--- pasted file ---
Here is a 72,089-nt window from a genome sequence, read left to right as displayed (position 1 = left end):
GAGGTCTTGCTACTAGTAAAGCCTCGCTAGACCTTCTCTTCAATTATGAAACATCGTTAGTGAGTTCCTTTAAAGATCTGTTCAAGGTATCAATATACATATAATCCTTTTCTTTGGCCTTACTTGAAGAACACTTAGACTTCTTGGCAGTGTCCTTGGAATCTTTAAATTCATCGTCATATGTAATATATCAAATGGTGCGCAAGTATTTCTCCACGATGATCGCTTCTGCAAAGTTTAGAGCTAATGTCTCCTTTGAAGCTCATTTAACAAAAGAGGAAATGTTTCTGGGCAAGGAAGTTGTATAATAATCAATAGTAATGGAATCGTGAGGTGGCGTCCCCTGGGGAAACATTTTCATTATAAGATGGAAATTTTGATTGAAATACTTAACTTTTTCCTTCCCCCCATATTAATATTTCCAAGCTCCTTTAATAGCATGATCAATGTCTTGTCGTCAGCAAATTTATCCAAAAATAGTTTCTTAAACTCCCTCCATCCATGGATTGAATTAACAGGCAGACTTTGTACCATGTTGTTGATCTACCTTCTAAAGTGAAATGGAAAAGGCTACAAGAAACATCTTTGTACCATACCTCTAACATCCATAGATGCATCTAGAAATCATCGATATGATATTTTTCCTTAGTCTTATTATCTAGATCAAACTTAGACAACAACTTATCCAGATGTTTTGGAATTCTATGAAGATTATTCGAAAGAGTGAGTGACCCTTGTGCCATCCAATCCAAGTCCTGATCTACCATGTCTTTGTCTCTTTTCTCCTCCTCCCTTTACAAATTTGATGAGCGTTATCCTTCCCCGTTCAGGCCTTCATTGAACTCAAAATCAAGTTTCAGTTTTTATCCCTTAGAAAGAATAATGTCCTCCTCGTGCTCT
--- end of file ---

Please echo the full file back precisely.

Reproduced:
Here is a 72,089-nt window from a genome sequence, read left to right as displayed (position 1 = left end):
GAGGTCTTGCTACTAGTAAAGCCTCGCTAGACCTTCTCTTCAATTATGAAACATCGTTAGTGAGTTCCTTTAAAGATCTGTTCAAGGTATCAATATACATATAATCCTTTTCTTTGGCCTTACTTGAAGAACACTTAGACTTCTTGGCAGTGTCCTTGGAATCTTTAAATTCATCGTCATATGTAATATATCAAATGGTGCGCAAGTATTTCTCCACGATGATCGCTTCTGCAAAGTTTAGAGCTAATGTCTCCTTTGAAGCTCATTTAACAAAAGAGGAAATGTTTCTGGGCAAGGAAGTTGTATAATAATCAATAGTAATGGAATCGTGAGGTGGCGTCCCCTGGGGAAACATTTTCATTATAAGATGGAAATTTTGATTGAAATACTTAACTTTTTCCTTCCCCCCATATTAATATTTCCAAGCTCCTTTAATAGCATGATCAATGTCTTGTCGTCAGCAAATTTATCCAAAAATAGTTTCTTAAACTCCCTCCATCCATGGATTGAATTAACAGGCAGACTTTGTACCATGTTGTTGATCTACCTTCTAAAGTGAAATGGAAAAGGCTACAAGAAACATCTTTGTACCATACCTCTAACATCCATAGATGCATCTAGAAATCATCGATATGATATTTTTCCTTAGTCTTATTATCTAGATCAAACTTAGACAACAACTTATCCAGATGTTTTGGAATTCTATGAAGATTATTCGAAAGAGTGAGTGACCCTTGTGCCATCCAATCCAAGTCCTGATCTACCATGTCTTTGTCTCTTTTCTCCTCCTCCCTTTACAAATTTGATGAGCGTTATCCTTCCCCGTTCAGGCCTTCATTGAACTCAAAATCAAGTTTCAGTTTTTATCCCTTAGAAAGAATAATGTCCTCCTCGTGCTCT